### Chapter 15 Chemical thermodynamic

```Chapter 15
Chemical
Thermodynamics

1
Outline
Heat Changes and Thermochemistry
1.
2.
3.
4.
5.
6.
7.
The First Law of Thermodynamics 熱力學第一定律
Some Thermodynamic Terms
Enthalpy Changes 焓的變化
Calorimetry 熱量的測量
Thermochemical Equations 熱化學方程式
Standard States and Standard Enthalpy Changes
Standard Molar Enthalpies of Formation, Hfo
8. Hess’s Law
9. Bond Energies
10.Changes in Internal Energy,  E
11.Relationship of H and E
2
Outline
Spontaneity of Physical and Chemical Changes
12. The Two Aspects of Spontaneity
13. Dispersal of Energy and Matter
14. Entropy熵, S, and Entropy Change, S
15. The Second Law of Thermodynamics
16. Free Energy Change, G, and Spontaneity
17. The Temperature Dependence of Spontaneity
3
The First Law of Thermodynamics

• Thermodynamics is the study of the changes in
energy and transfers of energy that accompany
chemical and physical processes. 所謂的熱力學是

• In this chapter we will address 3 fundamental
questions.
1.Will two (or more) substances react when they
are mixed under specified conditions?當兩個物質在

2.If they do react, what energy changes and
transfers are associated with their reaction?如果發

3.If a reaction occurs, to what extent does it occur?
4
The First Law of Thermodynamics
Energy is the capacity to do work or to transfer heat.
•Exothermic reactions release energy in the form of
heat. (放熱反應以熱的形式釋出能量)
–For example, the combustion of propane is
exothermic. (丙烷的燃燒為放熱反應)
•C3H8(g) + 5 O2(g)  3 CO2(g) + 4 H2O(l) + 2.22x103 kJ
–The combustion of n-butane is also exothermic (正丁

•2 C4H10(g) + 13 O2(g)  8 CO2(g) + 10 H2O(l) + 5.78x103 kJ

• A process that absorbs energy from its surroundings is
called endothermic.
– H2O(s) + 6.02kJ H2O(l)
5
The First Law of Thermodynamics
•Exothermic reactions
generate specific amounts
of heat.(放熱反應產生熱)

(activation energy)
– This is because the potential
energies of the products are
lower than the potential
energies of the reactants. (

Kinetic energy 動能
v.s.
Potential energy 位能
(包含化學能)
6
The First Law of Thermodynamics
• There are two basic ideas of importance for
thermodynamic systems. (熱力學系統有兩個最基本的概

1. Chemical systems tend toward a state of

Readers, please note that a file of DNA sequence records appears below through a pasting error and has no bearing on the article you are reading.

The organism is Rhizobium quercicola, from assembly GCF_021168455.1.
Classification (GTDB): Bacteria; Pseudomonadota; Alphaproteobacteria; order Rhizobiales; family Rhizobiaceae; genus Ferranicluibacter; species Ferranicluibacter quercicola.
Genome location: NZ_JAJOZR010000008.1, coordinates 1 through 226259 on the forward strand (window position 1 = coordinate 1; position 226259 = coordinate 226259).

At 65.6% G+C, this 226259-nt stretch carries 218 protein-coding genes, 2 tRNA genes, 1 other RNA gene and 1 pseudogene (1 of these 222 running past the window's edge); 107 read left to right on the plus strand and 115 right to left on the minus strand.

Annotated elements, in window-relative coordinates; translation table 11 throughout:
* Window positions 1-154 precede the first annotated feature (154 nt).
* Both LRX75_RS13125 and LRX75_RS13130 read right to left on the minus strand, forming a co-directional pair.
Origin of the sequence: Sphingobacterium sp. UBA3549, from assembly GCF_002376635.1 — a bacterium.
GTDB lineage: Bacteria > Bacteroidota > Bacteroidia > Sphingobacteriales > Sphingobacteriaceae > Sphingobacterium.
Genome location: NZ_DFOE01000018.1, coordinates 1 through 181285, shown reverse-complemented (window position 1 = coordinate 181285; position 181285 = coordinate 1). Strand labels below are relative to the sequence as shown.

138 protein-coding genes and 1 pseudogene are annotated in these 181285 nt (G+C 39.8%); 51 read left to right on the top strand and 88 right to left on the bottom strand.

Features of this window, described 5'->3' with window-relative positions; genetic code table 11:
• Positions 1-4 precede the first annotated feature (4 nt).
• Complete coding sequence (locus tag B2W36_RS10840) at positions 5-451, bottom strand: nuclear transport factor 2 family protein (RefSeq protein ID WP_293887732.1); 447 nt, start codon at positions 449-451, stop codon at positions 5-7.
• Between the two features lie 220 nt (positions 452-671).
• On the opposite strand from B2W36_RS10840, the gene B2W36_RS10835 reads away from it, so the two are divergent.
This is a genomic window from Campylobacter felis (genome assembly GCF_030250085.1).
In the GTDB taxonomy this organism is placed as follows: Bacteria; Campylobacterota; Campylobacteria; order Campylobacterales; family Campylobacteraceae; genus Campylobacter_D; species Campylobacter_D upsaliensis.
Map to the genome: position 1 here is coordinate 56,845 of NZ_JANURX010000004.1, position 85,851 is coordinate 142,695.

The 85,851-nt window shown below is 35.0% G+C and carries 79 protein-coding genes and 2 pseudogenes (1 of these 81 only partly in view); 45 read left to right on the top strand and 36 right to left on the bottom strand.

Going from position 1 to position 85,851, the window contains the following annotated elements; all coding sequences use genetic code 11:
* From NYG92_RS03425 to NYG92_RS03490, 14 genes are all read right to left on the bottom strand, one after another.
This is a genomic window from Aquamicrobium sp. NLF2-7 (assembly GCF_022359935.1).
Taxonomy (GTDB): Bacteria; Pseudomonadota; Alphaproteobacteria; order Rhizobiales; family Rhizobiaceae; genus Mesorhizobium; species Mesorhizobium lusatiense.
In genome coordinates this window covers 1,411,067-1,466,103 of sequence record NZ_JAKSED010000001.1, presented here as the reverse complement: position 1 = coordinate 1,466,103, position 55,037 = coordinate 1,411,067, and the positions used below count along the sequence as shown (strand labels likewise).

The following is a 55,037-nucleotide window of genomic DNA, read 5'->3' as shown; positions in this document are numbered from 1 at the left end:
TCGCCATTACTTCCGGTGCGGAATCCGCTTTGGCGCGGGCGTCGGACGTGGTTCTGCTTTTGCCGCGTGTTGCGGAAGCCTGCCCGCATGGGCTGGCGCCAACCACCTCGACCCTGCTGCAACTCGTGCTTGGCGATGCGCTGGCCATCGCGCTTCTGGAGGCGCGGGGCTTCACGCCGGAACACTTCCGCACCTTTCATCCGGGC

minimum potential energy.(系統傾向最小位能)
Some examples of this include:
 H2O flows downhill.
 Objects fall when dropped.
The energy change for these two examples is:
 Epotential = mgh
 Epotential = mg(h)
7
The First Law of Thermodynamics
2. Chemical systems tend toward a state of
maximum disorder. (系統傾向最大亂度)
• Common examples of this are:
– A mirror shatters when dropped and does not reform.
– It is easy to scramble an egg and difficult to
unscramble it.
– Food dye when dropped into water disperses.
8
The First Law of Thermodynamics
• This law can be stated as, “The combined amount
of matter and energy in the universe is constant.” (熱

• The first law is also known as the Law of
Conservation of Energy (即為能量守恆定律).
– Energy is neither created nor destroyed in chemical
reactions and physical changes. 在化學及物理反應時，能

9
Some Thermodynamic Terms
•The substances involved in the chemical and physical
changes under investigation are called the system.
– In chemistry lab, the system is the chemicals inside the beaker.
•The environment around the system is called the
surroundings.
– The surroundings are outside the beaker.
•The system plus the surroundings is called the universe.
•The set of conditions that specify all of the properties of the
system is called the thermodynamic state of a system.
•For example the thermodynamic state could include:
–
–
–
–
The number of moles and identity of each substance.
The physical states of each substance.
The temperature of the system.
The pressure of the system.
10
Some Thermodynamic Terms
•The properties of a system that depend only on the state
of the system are called state functions.(狀態函數指一個系統的

– The value of a state function is independent of pathway.
– An analog to a state function is the energy required to climb
a mountain taking two different paths. (走兩條不同的路而到達山

• E1 = energy at the bottom of the mountain E1 = mgh1
• E2 = energy at the top of the mountain
E2 = mgh2
• E = E2-E1 = mgh2 – mgh1 = mg(h)
– Notice that the energy change in moving from the top to the
bottom is independent of pathway but the work required
may not be!
– Some examples of state functions are:
•T, P, V, E, H, and S
– Examples of non-state functions are:
•n, q, w
11
Some Thermodynamic Terms
• In
thermodynamics we are often interested in
changes in functions.
– We will define the change of any function X as:
– X = Xfinal – Xinitial
• If X increases X > 0
• If X decreases X < 0.
12
Enthalpy Change 焓變化 (反應熱)
•Chemistry is commonly done in open beakers on a
desk top at atmospheric pressure.
–Because atmospheric pressure only changes by
small increments, this is almost at constant
pressure.
•The enthalpy change, H, is the change in heat
content at constant pressure.焓變化是指定壓下熱含量

–H = qP
13
Enthalpy Change
• Hrxn is the heat of reaction. 反應熱
– This quantity will tell us if the reaction produces or
consumes heat. (Hrxn的量表示反應產生熱或消耗熱)
– If Hrxn < 0 the reaction is exothermic.
– If Hrxn > 0 the reaction is endothermic.
• Hrxn = Hproducts - Hreactants
– Hrxn = Hsubstances produced - Hsubstances consumed
– Notice that this is Hrxn = Hfinal – Hinitial
14
Calorimetry 熱量的測量
• A coffee-cup calorimeter (

the amount of heat
produced (or absorbed) in
a reaction at constant P
– This is one method to
measure qP for reactions in
solution.
15
Calorimetry
• If an exothermic reaction is performed in a
calorimeter, the heat evolved by the